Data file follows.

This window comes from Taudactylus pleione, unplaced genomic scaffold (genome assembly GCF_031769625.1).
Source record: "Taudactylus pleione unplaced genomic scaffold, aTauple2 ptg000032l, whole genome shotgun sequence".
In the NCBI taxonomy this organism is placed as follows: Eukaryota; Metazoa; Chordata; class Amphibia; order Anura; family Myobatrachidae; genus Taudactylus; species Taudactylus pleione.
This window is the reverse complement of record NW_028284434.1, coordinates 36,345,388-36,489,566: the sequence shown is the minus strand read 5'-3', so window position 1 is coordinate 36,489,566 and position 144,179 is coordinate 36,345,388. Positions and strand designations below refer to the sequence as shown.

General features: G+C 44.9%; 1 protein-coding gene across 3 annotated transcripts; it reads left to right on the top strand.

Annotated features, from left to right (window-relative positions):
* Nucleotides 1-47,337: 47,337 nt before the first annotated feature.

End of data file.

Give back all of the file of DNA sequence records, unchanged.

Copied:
This window comes from Taudactylus pleione, unplaced genomic scaffold (genome assembly GCF_031769625.1).
Source record: "Taudactylus pleione unplaced genomic scaffold, aTauple2 ptg000032l, whole genome shotgun sequence".
In the NCBI taxonomy this organism is placed as follows: Eukaryota; Metazoa; Chordata; class Amphibia; order Anura; family Myobatrachidae; genus Taudactylus; species Taudactylus pleione.
This window is the reverse complement of record NW_028284434.1, coordinates 36,345,388-36,489,566: the sequence shown is the minus strand read 5'-3', so window position 1 is coordinate 36,489,566 and position 144,179 is coordinate 36,345,388. Positions and strand designations below refer to the sequence as shown.

General features: G+C 44.9%; 1 protein-coding gene across 3 annotated transcripts; it reads left to right on the top strand.

Annotated features, from left to right (window-relative positions):
* Nucleotides 1-47,337: 47,337 nt before the first annotated feature.